This is the second in a series of guest features by editors of recently published anthologies from Culture Matters. Here, Jim Mainland discusses the book ‘Almarks‘, Shetland life, and the richness of its poetry. It’s a really interesting read, and the book is great. You can buy a copy of the anthology Almarks, here:
“When Mike Quille of Culture Matters suggested putting together an anthology of radical Shetland poetry I discussed the notion with a friend of mine whose political acumen I usually respect. He gave me chapter-and-verse why such an undertaking would fail. Shetland wasn’t a radical place and didn’t have any of the ingredients required to fuel such an anthology – there were no particularly active feminist groupings, BAME groups, or LGBT+ organisations. The local Trades Council has been moribund for decades and political parties have no real impact locally and rarely spearhead campaigning, certainly not in national terms. And even where there was a presence, there was certainly no evidence of a literary wing to them. However, this starkly negative prognosis only made us all the more determined to accede to Mike Quille’s request.
We did this because whatever the overall radical potential of Shetland writing, we believe that poetry from Shetland is in a strong place at the moment. The poet and novelist Kevin MacNeil said as much a few years back when he was Shetland’s Writer-in-Residence. He said that what was missing wasn’t the talent but the self-confidence, the self-belief. It was also our feeling that an anthology of Shetland verse with a progressive remit would be a worthwhile event in any case. Moreover, it can be argued that Shetland does have a solid radical poetic tradition to build on, in the work of J.J. Haldane Burgess, Hugh MacDiarmid, Billy Tait, and Laurence (Lollie) Graham particularly.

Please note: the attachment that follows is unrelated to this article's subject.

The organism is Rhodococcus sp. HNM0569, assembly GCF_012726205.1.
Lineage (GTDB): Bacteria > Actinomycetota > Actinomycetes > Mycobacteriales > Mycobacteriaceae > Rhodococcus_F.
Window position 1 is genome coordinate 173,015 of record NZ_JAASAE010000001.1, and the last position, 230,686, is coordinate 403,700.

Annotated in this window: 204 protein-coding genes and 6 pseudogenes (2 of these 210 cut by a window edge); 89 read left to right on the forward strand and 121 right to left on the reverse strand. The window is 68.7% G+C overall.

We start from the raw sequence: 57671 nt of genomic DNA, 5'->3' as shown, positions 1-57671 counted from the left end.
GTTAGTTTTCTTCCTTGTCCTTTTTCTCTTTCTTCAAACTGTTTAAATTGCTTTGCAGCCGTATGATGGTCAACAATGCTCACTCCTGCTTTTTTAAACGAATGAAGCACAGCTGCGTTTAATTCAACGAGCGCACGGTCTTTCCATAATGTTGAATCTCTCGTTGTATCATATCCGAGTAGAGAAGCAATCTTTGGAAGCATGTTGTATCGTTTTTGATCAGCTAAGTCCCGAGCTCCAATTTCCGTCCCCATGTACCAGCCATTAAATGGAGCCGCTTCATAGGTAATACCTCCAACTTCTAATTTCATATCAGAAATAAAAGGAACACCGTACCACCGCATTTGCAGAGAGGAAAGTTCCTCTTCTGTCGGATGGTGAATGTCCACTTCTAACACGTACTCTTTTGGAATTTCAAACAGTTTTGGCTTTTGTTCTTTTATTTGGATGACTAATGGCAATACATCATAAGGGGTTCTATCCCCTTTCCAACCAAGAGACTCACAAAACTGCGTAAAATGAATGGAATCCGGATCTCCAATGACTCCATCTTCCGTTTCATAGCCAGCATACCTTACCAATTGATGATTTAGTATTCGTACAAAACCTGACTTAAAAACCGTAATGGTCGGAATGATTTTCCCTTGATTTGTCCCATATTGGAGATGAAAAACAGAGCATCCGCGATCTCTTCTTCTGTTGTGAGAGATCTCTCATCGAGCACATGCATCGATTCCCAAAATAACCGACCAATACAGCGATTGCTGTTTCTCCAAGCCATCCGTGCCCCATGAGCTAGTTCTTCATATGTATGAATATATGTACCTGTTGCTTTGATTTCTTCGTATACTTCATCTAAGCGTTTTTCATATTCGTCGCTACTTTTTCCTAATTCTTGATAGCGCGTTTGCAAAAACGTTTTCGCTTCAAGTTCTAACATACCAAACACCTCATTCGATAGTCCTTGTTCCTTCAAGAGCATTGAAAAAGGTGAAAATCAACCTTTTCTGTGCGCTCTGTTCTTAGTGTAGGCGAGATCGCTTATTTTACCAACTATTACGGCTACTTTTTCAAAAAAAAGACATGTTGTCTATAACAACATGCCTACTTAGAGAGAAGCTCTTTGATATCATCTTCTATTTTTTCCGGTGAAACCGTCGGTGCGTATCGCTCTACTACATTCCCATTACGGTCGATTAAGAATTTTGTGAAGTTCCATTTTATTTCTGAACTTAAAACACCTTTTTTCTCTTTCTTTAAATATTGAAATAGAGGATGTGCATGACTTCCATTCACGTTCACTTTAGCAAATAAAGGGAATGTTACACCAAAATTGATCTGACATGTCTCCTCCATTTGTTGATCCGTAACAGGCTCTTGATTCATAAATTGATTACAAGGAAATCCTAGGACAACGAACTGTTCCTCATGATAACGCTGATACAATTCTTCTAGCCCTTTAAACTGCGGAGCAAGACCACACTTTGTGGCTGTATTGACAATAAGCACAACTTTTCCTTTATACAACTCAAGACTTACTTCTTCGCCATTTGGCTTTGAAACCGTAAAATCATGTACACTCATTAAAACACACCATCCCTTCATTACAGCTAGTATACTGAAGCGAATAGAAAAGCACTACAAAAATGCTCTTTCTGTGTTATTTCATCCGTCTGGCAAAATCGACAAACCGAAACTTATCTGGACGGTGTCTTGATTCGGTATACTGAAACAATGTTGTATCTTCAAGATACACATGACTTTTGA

And although Shetland is known throughout the world for its ponies, its Fair Isle knitwear, its nature and natural, rugged beauty, Shetland also has its food banks, its own social problems, and has always been economically precarious, and vulnerable to economic exploitation. And there has always been a strong sense of community here, an ingrained duty to look out for one another, and rally round in time of need.
In the event, the call-out met with a good response. We have to thank the facilitators of the various writers’ groups in Shetland for encouraging poets to submit, and for individuals who sent in contributions.
Unsurprisingly, some poets were unsure if what they sent in could be described as ‘radical’. Others, like Gina Paola Ritch, were very clear: “Is [the radical aspect] the subject matter or the style in relation to ‘cosy reading of traditional themes’? And does poetry highlighting social injustice constitute radical or are you looking for something that questions and challenges the system and authority in general?” Yes, yes and yes! Poets who wrote mainly in Shetland dialect were among the first to respond, keen to dispel any notion that dialect poetry didn’t deal with radical themes and perhaps hinting that even to write in dialect these days could itself possibly be interpreted as a radical act. Ultimately, therefore, the contributors’ response has shaped the definition of radical and has given the collection its guiding principle. We decided to call it ‘Almarks’ – an ‘almark’ is the Shetland name for those particularly thrawn and awkward sheep who will jump walls and break through fences into common ground.
Many of the poems here are, broadly speaking, issue-based – they strike an attitude. Others are more observational and personal or reflective. Some are clearly political, others radical in terms of subject-matter or style. Appropriately, some are in English, and some in Shetland dialect, or Shetlandic, as it has recently come to be known.